Early on in his student career, Master Chiu worked as a part-time cartoonist for a newspaper and showed an unusual passion for drawing. He later started to publish his own comic series that vividly captured life of ordinary people and mockingly reflected societal conditions. During the martial law era, his work was closely scrutinized and inspected by the national publishing agency and there were times he had to be bailed out because of his controversial work. After learning a fellow cartoonist was executed for mocking the military agency, he decided to quit drawing cartoon.
Though he could quit drawing cartoons, he could not quit his love for drawing. He briefly engaged in more traditional painting like oil and watercolor painting, but he was not satisfied. When he saw some workers paving roads in front of his house, he started thinking that “Can I paint with asphalt?” He experimented with the little asphalt he got from the workers, and with the help from his chemical engineer friend, they got it to work. In 1980, he was brutally criticized by the local Taiwanese conservative artists as being disrespectful to the tradition. A year later, he had the opportunity to exhibit his work in New York. The sensation of asphalt paintings immediately caught people’s attention and the exhibition went extremely successful.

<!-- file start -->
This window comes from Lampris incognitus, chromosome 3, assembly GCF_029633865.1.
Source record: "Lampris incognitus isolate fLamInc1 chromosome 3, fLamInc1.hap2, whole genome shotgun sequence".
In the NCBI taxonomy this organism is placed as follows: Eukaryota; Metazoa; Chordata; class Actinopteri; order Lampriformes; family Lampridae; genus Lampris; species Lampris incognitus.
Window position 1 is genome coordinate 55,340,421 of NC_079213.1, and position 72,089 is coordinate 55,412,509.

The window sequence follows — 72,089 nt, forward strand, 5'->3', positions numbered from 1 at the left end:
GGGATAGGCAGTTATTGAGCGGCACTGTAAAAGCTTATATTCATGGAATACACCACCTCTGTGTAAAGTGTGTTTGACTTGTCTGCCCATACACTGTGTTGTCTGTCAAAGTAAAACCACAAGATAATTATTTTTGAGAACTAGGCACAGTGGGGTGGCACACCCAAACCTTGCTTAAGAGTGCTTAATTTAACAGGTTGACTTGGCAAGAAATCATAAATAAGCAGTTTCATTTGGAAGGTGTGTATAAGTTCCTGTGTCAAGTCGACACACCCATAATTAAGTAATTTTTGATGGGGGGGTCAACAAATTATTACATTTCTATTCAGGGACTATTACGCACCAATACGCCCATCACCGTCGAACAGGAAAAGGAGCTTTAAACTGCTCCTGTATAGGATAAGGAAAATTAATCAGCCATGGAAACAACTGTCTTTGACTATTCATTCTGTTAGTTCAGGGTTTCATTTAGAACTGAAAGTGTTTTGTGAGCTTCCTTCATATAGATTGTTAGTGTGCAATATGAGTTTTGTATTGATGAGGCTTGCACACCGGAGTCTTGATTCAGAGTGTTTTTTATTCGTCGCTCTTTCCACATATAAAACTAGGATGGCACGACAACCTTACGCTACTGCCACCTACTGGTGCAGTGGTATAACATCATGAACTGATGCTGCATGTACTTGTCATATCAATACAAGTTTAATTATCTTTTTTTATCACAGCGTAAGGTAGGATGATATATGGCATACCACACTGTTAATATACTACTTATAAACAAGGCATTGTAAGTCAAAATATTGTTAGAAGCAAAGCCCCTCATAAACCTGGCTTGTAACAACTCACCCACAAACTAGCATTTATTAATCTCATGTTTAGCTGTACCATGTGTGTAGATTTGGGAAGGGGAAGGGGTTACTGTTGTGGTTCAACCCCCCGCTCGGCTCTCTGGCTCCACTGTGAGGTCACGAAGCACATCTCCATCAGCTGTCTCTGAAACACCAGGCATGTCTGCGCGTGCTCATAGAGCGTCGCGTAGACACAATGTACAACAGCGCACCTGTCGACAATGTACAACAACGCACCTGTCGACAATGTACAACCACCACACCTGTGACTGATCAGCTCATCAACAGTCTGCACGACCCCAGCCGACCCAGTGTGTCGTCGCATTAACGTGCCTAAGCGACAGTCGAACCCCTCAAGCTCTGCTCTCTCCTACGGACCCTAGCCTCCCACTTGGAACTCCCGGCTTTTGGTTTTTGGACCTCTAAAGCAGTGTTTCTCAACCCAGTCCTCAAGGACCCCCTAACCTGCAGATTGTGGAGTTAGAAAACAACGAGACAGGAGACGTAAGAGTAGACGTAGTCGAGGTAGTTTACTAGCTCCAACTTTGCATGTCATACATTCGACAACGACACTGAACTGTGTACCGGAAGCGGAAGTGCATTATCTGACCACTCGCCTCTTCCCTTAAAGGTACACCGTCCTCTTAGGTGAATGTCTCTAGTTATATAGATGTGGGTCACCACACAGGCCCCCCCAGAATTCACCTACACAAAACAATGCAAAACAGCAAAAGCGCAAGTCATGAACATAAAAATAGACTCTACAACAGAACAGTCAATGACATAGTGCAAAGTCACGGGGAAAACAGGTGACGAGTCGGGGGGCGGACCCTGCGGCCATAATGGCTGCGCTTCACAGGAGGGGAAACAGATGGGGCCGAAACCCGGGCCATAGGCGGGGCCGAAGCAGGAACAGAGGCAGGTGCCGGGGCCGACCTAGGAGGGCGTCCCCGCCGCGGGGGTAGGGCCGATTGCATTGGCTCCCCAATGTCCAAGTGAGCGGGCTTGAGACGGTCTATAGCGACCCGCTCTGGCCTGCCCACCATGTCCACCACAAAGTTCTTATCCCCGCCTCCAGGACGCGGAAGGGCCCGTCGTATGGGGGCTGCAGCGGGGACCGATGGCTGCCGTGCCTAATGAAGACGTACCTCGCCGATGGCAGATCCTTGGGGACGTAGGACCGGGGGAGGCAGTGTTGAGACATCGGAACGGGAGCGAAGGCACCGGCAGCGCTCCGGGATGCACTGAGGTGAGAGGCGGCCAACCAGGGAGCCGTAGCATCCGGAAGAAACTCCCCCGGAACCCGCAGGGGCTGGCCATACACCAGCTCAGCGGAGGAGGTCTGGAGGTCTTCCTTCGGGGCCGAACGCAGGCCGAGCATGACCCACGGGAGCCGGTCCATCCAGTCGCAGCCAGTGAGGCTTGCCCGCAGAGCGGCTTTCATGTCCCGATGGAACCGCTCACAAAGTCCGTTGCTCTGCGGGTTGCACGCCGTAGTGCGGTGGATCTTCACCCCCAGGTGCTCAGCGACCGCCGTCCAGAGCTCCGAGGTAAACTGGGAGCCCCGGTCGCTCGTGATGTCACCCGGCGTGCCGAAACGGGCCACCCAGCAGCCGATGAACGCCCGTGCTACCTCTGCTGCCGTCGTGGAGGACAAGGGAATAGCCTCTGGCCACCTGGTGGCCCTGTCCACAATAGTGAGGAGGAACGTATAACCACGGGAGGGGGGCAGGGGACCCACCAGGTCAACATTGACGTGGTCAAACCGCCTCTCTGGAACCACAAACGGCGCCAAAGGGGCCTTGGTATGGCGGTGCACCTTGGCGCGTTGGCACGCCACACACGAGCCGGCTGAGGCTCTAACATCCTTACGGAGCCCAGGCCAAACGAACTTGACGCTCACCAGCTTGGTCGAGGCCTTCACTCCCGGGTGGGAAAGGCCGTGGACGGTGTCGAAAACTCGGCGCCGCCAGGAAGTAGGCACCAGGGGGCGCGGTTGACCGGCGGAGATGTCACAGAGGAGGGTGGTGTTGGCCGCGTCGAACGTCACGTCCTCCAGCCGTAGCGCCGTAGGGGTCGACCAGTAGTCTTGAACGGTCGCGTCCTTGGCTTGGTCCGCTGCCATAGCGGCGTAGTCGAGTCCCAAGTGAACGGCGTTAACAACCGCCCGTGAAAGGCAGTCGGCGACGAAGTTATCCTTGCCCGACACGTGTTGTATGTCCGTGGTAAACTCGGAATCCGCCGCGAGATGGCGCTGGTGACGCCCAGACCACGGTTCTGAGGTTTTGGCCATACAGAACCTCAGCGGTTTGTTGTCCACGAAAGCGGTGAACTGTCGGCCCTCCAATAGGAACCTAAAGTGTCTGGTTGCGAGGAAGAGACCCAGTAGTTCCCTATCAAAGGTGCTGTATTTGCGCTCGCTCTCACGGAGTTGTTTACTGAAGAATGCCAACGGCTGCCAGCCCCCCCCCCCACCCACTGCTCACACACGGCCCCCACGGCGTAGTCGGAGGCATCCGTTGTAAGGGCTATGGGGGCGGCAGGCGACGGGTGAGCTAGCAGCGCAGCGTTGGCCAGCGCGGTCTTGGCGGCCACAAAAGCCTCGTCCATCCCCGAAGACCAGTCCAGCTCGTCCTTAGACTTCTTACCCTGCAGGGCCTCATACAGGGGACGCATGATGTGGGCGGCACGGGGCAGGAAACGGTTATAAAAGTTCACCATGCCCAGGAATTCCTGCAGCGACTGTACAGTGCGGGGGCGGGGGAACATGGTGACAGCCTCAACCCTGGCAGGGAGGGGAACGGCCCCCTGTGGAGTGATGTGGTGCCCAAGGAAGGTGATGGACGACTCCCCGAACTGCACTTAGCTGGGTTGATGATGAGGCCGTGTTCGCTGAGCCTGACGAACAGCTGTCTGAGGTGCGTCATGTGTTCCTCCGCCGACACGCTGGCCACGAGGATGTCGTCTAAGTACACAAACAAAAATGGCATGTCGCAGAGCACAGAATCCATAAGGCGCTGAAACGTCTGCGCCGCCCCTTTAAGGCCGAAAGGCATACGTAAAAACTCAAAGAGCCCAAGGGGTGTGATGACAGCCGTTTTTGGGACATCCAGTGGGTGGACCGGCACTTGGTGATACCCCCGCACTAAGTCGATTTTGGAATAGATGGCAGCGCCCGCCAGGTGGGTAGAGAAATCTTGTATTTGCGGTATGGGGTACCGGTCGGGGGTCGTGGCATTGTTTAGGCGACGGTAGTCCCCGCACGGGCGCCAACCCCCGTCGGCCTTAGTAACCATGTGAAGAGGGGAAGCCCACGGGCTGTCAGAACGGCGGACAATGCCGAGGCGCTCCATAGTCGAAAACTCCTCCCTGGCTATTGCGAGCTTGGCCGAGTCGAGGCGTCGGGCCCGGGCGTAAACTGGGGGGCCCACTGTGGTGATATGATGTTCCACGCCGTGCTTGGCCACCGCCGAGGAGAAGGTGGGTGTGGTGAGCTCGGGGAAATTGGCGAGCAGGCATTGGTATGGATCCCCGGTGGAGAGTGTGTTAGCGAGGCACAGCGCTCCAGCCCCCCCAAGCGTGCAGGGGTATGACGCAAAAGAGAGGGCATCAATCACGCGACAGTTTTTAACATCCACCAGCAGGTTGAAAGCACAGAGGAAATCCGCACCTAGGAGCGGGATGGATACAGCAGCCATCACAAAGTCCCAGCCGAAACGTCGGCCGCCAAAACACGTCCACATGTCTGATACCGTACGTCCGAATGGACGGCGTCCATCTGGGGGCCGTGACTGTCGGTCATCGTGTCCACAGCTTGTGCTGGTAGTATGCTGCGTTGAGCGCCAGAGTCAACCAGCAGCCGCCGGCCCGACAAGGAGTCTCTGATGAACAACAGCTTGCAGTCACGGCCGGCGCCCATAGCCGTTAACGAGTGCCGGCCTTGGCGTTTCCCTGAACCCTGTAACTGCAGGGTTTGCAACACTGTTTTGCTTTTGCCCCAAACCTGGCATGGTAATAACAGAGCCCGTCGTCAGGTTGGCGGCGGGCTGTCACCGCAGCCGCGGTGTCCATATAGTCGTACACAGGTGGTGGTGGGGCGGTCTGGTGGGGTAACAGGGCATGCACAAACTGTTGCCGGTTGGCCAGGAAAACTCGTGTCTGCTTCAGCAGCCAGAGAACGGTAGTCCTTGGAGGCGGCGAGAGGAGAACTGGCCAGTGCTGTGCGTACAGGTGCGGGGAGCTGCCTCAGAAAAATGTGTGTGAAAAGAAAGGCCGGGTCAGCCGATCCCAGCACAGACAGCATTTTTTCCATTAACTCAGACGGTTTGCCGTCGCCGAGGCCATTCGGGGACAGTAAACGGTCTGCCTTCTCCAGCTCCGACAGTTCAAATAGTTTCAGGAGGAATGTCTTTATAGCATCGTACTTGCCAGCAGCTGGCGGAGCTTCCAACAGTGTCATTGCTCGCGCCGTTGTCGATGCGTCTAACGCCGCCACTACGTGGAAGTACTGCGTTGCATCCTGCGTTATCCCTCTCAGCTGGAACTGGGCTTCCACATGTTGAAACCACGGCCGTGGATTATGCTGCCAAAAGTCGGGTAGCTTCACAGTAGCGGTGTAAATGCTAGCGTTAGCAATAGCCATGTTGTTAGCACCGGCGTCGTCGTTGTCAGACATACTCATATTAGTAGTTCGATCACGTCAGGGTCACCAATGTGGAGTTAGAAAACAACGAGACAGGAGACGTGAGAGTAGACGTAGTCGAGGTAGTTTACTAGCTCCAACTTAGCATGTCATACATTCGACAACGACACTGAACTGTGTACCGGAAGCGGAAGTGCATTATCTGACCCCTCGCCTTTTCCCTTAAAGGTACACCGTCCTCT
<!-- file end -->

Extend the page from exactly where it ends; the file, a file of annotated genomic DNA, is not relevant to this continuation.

He was invited by the Vatican demonstrating the process of asphalt painting to the Pope. Even former US president Bill Clinton is a collector of his artwork. Master Chiu’s passion, persistence and creativity for painting opened up a new sky for his art world.